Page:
Modern cities use vast networks of sensors and smart programs to collect data about anything that can be successfully measured. This can include anything from air quality readings in certain city districts to the overall energy efficiency of certain buildings. Traffic signals can count the number of cars that use certain routes, footfall counters can count pedestrian numbers, and ticket sales can give accurate passenger numbers on public transport. These are just some of the many ways that governments are collecting data.
With so much data, AI programs are required to process the information in order for governments to unlock its true potential. Unfortunately, it’s this very data that has some citizen groups concerned. Many activists are concerned that this data is being gathered without permission or being used for purposes that citizens haven’t consented to. There’s also a growing fear that these vast repositories of citizen’s personal data aren’t being protected well enough from nefarious hackers and other bad actors.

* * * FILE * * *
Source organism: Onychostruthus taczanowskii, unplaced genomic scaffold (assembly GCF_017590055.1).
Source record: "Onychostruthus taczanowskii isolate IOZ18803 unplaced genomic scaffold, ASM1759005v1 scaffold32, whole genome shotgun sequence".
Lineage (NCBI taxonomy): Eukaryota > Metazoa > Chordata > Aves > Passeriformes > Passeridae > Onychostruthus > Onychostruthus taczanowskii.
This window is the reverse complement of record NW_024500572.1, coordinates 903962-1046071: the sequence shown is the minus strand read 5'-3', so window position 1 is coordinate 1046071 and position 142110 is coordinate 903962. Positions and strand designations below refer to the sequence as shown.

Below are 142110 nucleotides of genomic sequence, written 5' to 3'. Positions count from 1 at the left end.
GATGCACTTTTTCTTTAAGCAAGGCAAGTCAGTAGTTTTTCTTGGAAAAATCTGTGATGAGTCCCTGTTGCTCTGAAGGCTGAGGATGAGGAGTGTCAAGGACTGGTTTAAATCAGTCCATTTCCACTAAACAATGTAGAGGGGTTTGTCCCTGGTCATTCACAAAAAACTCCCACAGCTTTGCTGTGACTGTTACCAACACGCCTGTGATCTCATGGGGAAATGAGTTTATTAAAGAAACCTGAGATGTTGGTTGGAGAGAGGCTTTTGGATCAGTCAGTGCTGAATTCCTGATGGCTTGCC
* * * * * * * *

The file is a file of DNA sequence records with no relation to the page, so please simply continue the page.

Inter-connectivity may be able to improve citizen’s lives. Security agencies may be able to connect to CCTV devices across the city and use facial recognition algorithms to identify criminals. But on the other hand, that very same level of inter-connectivity and data processing could lead to abuse and a loss of privacy. Currently, we don’t live in a dystopian future riddled with Big Brother-like surveillance technology, but there are many citizens who believe that it’s possible in the future.
At the moment, most cities are working hard to implement new disruptive technologies to promote sustainable service infrastructure that benefits all sectors, from economical, ecological, political, social, and cultural standpoints. To make these revolutionary changes, governments are harvesting a lot of data, and some methods of data collection are more aggressive than others. Examples of this include non-consensual surveillance, or the denial of access to services if certain terms and conditions aren’t agreed to.